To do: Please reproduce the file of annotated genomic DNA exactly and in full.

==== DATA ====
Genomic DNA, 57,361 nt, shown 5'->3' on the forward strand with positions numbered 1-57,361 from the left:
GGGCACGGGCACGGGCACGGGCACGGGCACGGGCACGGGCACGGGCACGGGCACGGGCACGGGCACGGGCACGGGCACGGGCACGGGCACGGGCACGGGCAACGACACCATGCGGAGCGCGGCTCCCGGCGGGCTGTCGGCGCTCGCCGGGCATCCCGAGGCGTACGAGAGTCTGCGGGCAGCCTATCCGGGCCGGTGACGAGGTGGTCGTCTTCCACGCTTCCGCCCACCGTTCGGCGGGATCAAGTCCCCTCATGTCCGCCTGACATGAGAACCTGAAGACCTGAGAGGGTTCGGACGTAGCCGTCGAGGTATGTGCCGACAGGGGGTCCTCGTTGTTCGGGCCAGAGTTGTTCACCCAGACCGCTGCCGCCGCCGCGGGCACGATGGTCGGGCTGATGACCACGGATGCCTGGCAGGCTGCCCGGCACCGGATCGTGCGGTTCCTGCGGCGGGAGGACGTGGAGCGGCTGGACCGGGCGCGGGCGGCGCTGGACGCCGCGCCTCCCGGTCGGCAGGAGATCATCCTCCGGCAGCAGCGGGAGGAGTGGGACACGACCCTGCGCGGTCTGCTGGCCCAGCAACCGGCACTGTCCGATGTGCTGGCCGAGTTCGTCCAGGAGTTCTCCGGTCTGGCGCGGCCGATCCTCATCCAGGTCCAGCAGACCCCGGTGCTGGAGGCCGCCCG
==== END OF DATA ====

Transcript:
Genomic DNA, 57,361 nt, shown 5'->3' on the forward strand with positions numbered 1-57,361 from the left:
GGGCACGGGCACGGGCACGGGCACGGGCACGGGCACGGGCACGGGCACGGGCACGGGCACGGGCACGGGCACGGGCACGGGCACGGGCACGGGCACGGGCAACGACACCATGCGGAGCGCGGCTCCCGGCGGGCTGTCGGCGCTCGCCGGGCATCCCGAGGCGTACGAGAGTCTGCGGGCAGCCTATCCGGGCCGGTGACGAGGTGGTCGTCTTCCACGCTTCCGCCCACCGTTCGGCGGGATCAAGTCCCCTCATGTCCGCCTGACATGAGAACCTGAAGACCTGAGAGGGTTCGGACGTAGCCGTCGAGGTATGTGCCGACAGGGGGTCCTCGTTGTTCGGGCCAGAGTTGTTCACCCAGACCGCTGCCGCCGCCGCGGGCACGATGGTCGGGCTGATGACCACGGATGCCTGGCAGGCTGCCCGGCACCGGATCGTGCGGTTCCTGCGGCGGGAGGACGTGGAGCGGCTGGACCGGGCGCGGGCGGCGCTGGACGCCGCGCCTCCCGGTCGGCAGGAGATCATCCTCCGGCAGCAGCGGGAGGAGTGGGACACGACCCTGCGCGGTCTGCTGGCCCAGCAACCGGCACTGTCCGATGTGCTGGCCGAGTTCGTCCAGGAGTTCTCCGGTCTGGCGCGGCCGATCCTCATCCAGGTCCAGCAGACCCCGGTGCTGGAGGCCGCCCG